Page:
The low rate of father-initiated conversations, Monson adds, applied to every family in his study. “We have seventeen families, and all of the fathers initiated fewer conversations [with the toddler] than the mother.” Nor does it matter whether fathers are talking to sons or daughters. “Dads are equal-opportunity non-conversationalists,” he says.
As with Monson’s study, VanDam’s initial goal is simply to take advantage of the new speech-recognition technologies to collect what scientists think of as “ecological” information—i.e., to study families “in the wild” and see how they behave. But with a larger sample set, VanDam says, it may also become possible to better understand disorders that affect communication, including such problems as autism. “We could use this information to develop new, targeted therapies to help children that have language delay,” he says.
“This type of work would have been impossible a few decades ago,” he adds.
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Yet another study has found that however much young children may attend to their mother’s voices, a leading driver of their speech development isn’t so much their parents as it is other children. Not that this is counterintuitive. There are lots of stories about toddlers who somehow learn the “f-word” and start using it unpredictably and sometimes embarrassingly—even when there’s no way it could have been the parents from whom they learned it.
In fact, say speech and hearing researchers Yuanyuan Wang of Ohio State University and Amanda Seidl of Purdue University (who also presented their research at the 2019 acoustics meeting), young children best learn new words (desired or otherwise) if taught them by other children, especially ones who are slightly older. In a series of experiments, Wang and Seidl attempted to teach two-year-olds new words, using speakers of different ages. They found that the toddlers learned them most effectively from other children, with a sweet spot in the learning curve coming from “instructors” who were about eight to ten years old.
What this means for single-child families, or for the development of peer pressure at later ages, isn’t clear. Perhaps it simply means that children often grow by socializing with slightly older children—ones they recognize as more like themselves than the adults, but still as role models from whom they can learn. If so, it’s another line of support for Montessori-like programs, which often mix children of different ages, somewhat like old-fashioned one-room schoolhouses. Bernard says she sees it when kindergartners are mixed with first-graders. “The first-graders serve as big influencers or examples,” she says. “If a kindergartner sees a first-grader doing something, it’s like it gives the kindergartner permission to do the same.”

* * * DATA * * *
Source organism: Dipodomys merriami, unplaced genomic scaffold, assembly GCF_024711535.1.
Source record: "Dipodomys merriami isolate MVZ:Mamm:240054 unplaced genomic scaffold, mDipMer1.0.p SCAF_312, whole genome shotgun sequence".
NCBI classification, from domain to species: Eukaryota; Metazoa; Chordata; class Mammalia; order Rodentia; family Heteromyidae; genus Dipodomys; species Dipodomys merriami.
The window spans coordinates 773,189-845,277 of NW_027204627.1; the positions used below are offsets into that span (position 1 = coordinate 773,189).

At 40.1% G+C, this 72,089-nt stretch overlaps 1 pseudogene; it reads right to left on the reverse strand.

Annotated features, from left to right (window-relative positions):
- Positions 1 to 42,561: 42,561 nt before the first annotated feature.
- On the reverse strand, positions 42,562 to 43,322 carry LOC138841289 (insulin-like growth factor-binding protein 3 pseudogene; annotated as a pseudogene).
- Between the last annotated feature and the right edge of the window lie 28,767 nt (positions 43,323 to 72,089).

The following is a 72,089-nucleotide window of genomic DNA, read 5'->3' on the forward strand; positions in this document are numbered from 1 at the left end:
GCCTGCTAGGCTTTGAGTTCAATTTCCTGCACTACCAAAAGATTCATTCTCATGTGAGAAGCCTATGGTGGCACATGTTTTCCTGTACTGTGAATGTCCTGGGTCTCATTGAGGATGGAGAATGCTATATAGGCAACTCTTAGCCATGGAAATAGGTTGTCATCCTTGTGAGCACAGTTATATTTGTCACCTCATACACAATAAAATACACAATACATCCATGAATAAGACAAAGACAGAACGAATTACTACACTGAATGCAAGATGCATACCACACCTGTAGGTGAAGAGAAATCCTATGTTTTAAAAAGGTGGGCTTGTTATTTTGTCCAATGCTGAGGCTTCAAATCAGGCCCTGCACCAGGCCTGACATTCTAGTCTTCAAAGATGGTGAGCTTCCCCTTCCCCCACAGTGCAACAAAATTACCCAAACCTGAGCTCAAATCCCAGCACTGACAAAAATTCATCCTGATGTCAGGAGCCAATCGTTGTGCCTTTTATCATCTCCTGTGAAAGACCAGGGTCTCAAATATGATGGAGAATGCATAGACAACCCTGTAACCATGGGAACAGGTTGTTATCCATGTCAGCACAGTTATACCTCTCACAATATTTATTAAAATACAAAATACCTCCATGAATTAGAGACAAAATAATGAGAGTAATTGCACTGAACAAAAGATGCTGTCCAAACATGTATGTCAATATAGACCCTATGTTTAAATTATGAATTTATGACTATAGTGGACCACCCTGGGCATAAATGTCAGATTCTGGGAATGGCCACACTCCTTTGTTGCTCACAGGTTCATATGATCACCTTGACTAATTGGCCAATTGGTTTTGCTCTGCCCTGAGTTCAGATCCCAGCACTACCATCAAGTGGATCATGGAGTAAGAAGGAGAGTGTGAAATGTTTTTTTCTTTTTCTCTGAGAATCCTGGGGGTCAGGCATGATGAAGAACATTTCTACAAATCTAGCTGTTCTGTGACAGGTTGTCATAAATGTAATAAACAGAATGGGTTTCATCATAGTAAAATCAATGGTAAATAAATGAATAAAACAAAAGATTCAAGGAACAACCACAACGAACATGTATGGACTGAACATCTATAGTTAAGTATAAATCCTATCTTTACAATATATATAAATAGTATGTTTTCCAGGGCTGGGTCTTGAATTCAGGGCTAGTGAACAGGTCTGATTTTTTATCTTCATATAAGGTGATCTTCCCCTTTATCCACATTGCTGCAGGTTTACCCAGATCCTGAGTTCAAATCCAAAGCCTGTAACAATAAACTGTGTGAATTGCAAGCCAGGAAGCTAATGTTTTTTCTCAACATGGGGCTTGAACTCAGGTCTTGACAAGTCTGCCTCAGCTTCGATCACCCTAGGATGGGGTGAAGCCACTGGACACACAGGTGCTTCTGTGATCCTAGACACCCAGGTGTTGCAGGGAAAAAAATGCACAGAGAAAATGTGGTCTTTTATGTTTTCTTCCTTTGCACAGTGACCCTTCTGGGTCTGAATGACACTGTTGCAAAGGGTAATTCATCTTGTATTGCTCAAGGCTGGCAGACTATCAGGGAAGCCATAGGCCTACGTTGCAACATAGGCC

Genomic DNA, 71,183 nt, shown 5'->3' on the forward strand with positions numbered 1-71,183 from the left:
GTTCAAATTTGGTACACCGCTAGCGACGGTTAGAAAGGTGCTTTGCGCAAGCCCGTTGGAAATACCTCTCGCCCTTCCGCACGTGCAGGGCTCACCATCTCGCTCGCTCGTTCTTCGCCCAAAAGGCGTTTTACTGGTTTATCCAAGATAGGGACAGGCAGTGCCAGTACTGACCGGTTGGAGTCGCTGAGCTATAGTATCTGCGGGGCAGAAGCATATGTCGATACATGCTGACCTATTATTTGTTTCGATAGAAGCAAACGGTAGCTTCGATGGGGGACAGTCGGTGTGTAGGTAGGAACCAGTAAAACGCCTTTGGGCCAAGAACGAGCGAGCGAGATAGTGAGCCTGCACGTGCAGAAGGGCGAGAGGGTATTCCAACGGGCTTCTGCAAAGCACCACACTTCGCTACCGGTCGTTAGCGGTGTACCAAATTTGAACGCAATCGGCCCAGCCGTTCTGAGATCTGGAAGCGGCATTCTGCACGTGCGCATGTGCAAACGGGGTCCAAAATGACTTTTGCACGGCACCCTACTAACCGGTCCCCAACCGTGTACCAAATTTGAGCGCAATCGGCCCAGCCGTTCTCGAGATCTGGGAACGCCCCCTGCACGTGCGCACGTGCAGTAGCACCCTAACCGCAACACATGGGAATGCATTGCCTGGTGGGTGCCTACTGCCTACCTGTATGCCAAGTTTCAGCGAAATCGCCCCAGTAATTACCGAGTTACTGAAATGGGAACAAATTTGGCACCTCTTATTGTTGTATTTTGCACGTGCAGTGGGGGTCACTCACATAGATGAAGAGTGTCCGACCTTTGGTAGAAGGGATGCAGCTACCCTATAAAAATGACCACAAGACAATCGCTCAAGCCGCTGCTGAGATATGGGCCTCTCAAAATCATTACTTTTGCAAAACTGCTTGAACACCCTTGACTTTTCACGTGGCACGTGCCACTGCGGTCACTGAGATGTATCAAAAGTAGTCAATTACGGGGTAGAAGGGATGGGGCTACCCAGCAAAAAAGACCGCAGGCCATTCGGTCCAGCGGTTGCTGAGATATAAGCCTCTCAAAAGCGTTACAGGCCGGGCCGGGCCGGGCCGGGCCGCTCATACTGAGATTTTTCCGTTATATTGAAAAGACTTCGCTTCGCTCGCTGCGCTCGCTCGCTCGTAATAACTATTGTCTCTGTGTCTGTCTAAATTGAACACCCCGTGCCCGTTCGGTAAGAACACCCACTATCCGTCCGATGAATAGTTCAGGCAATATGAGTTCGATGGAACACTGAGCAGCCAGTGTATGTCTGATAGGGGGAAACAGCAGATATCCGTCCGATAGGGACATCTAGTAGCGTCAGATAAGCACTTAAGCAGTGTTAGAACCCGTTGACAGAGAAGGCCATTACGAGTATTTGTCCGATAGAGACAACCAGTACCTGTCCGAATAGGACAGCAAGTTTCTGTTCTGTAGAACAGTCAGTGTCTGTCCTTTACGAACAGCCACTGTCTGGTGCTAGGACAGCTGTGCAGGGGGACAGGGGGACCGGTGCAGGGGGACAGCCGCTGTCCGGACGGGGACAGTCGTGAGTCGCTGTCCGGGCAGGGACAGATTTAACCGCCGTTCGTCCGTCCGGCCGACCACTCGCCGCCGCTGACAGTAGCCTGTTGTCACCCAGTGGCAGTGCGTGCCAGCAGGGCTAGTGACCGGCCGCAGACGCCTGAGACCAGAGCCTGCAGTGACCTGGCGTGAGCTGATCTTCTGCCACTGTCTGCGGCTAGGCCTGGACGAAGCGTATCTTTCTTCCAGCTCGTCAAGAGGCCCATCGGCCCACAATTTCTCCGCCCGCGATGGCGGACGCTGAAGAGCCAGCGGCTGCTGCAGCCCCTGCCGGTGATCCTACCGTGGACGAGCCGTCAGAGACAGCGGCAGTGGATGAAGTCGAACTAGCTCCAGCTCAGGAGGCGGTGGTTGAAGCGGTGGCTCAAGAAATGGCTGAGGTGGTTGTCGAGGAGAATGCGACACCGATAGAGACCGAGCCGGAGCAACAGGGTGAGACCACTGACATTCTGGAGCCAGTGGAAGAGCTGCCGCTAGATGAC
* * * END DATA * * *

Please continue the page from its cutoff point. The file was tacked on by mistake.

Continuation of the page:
It may also mean that the ideal AI nanny wouldn’t be an artificial Mary Poppins. Instead, it might incorporate attributes of an older child, albeit with greater wisdom and self-control—something Siri and Alexa may soon be quite capable of mimicking.
Maybe, instead of Asimov’s robot, Robbie, all that’s needed is a doll through which such an artificial intelligence can speak—one that could be steadily “improved” as the both the child and its ideal companion grow.
It might even be possible for the doll to recite Shakespeare in a dozen languages.
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1 PG. Hepper and BS Shahidullah. Development of fetal hearing. Archives of Disease in Childhood, 1994 Sep; 71(2):F81–F87, doi: 10.1136/fn.71.2.f81.
2 Richards DS, Frentzen B, Gerhardt KJ, McCann ME, Abrams RM. Sound levels in the human uterus. Obstetrics & Gynecology. 1992 Aug; 80(2):186–190.
3 Draganova R, et al. Fetal auditory evoked responses to onset of amplitude modulated sounds. A fetal magnetoencephalography (fMEG) study. Hearing Research. 2018 Jun; 363:70-77. doi: 10.1016/j.heares.2018.03.005.
4 Kruger, J; Dunning, D. Unskilled and Unaware of It: How Difficulties in Recognizing One’s Own Incompetence Lead to Inflated Self-Assessments. Journal of Personality and Social Psychology. 1999 Dec; 77 (6): 1121-1134. doi:10.1037/0022-35220.127.116.111.
5 JR Weber and EE Ryherd. Quiet time impacts on the neonatal intensive care unit soundscape and patient outcomes. J. Acoustical Society of America 2019; 145, 1657; doi.org/10.1121/1.5101086.
Copyright © 2019 Richard A. Lovett